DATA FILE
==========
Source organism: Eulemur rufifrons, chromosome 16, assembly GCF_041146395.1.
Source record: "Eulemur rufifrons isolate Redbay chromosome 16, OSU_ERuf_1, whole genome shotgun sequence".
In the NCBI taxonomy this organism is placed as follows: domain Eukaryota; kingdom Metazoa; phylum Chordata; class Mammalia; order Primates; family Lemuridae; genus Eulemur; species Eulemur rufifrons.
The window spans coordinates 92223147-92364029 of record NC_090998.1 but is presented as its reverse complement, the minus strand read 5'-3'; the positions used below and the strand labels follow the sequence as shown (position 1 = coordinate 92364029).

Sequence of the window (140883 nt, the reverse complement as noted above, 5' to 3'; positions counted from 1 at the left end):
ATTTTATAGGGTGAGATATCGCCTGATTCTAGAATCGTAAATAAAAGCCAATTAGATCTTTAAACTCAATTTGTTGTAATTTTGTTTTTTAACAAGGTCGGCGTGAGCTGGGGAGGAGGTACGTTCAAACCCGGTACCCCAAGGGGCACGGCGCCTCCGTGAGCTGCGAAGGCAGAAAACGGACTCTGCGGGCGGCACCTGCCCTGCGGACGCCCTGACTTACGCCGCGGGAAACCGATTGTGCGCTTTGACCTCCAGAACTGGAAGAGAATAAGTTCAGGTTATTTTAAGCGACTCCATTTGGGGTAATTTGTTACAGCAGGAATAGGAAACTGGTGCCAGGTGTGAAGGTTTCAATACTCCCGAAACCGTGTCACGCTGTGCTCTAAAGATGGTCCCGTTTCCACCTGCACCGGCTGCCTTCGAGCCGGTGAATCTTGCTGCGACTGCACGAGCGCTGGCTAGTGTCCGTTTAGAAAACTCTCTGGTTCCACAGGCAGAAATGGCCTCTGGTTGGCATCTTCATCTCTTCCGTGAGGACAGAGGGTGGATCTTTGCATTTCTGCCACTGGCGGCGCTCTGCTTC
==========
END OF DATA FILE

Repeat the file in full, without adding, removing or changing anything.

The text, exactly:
Source organism: Eulemur rufifrons, chromosome 16, assembly GCF_041146395.1.
Source record: "Eulemur rufifrons isolate Redbay chromosome 16, OSU_ERuf_1, whole genome shotgun sequence".
In the NCBI taxonomy this organism is placed as follows: domain Eukaryota; kingdom Metazoa; phylum Chordata; class Mammalia; order Primates; family Lemuridae; genus Eulemur; species Eulemur rufifrons.
The window spans coordinates 92223147-92364029 of record NC_090998.1 but is presented as its reverse complement, the minus strand read 5'-3'; the positions used below and the strand labels follow the sequence as shown (position 1 = coordinate 92364029).

Sequence of the window (140883 nt, the reverse complement as noted above, 5' to 3'; positions counted from 1 at the left end):
ATTTTATAGGGTGAGATATCGCCTGATTCTAGAATCGTAAATAAAAGCCAATTAGATCTTTAAACTCAATTTGTTGTAATTTTGTTTTTTAACAAGGTCGGCGTGAGCTGGGGAGGAGGTACGTTCAAACCCGGTACCCCAAGGGGCACGGCGCCTCCGTGAGCTGCGAAGGCAGAAAACGGACTCTGCGGGCGGCACCTGCCCTGCGGACGCCCTGACTTACGCCGCGGGAAACCGATTGTGCGCTTTGACCTCCAGAACTGGAAGAGAATAAGTTCAGGTTATTTTAAGCGACTCCATTTGGGGTAATTTGTTACAGCAGGAATAGGAAACTGGTGCCAGGTGTGAAGGTTTCAATACTCCCGAAACCGTGTCACGCTGTGCTCTAAAGATGGTCCCGTTTCCACCTGCACCGGCTGCCTTCGAGCCGGTGAATCTTGCTGCGACTGCACGAGCGCTGGCTAGTGTCCGTTTAGAAAACTCTCTGGTTCCACAGGCAGAAATGGCCTCTGGTTGGCATCTTCATCTCTTCCGTGAGGACAGAGGGTGGATCTTTGCATTTCTGCCACTGGCGGCGCTCTGCTTC